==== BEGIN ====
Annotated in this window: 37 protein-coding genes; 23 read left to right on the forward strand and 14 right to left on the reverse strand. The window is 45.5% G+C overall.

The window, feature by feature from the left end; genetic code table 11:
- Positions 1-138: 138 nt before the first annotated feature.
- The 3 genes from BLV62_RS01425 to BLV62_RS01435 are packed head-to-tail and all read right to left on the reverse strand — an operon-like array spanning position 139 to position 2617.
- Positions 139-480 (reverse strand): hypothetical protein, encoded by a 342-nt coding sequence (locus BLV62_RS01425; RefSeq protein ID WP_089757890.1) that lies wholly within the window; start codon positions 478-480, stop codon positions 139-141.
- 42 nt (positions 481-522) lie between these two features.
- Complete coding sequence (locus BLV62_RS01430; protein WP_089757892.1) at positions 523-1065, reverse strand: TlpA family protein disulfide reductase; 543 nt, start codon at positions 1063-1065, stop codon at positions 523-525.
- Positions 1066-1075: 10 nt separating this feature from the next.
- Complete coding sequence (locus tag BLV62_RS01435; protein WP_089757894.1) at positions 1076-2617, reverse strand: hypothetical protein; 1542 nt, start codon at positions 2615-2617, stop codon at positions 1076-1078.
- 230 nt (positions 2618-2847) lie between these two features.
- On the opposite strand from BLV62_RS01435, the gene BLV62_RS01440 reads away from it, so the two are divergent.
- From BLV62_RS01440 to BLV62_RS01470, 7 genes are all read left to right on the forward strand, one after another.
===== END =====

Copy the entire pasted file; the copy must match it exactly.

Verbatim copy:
Annotated in this window: 37 protein-coding genes; 23 read left to right on the forward strand and 14 right to left on the reverse strand. The window is 45.5% G+C overall.

The window, feature by feature from the left end; genetic code table 11:
- Positions 1-138: 138 nt before the first annotated feature.
- The 3 genes from BLV62_RS01425 to BLV62_RS01435 are packed head-to-tail and all read right to left on the reverse strand — an operon-like array spanning position 139 to position 2617.
- Positions 139-480 (reverse strand): hypothetical protein, encoded by a 342-nt coding sequence (locus BLV62_RS01425; RefSeq protein ID WP_089757890.1) that lies wholly within the window; start codon positions 478-480, stop codon positions 139-141.
- 42 nt (positions 481-522) lie between these two features.
- Complete coding sequence (locus BLV62_RS01430; protein WP_089757892.1) at positions 523-1065, reverse strand: TlpA family protein disulfide reductase; 543 nt, start codon at positions 1063-1065, stop codon at positions 523-525.
- Positions 1066-1075: 10 nt separating this feature from the next.
- Complete coding sequence (locus tag BLV62_RS01435; protein WP_089757894.1) at positions 1076-2617, reverse strand: hypothetical protein; 1542 nt, start codon at positions 2615-2617, stop codon at positions 1076-1078.
- 230 nt (positions 2618-2847) lie between these two features.
- On the opposite strand from BLV62_RS01435, the gene BLV62_RS01440 reads away from it, so the two are divergent.
- From BLV62_RS01440 to BLV62_RS01470, 7 genes are all read left to right on the forward strand, one after another.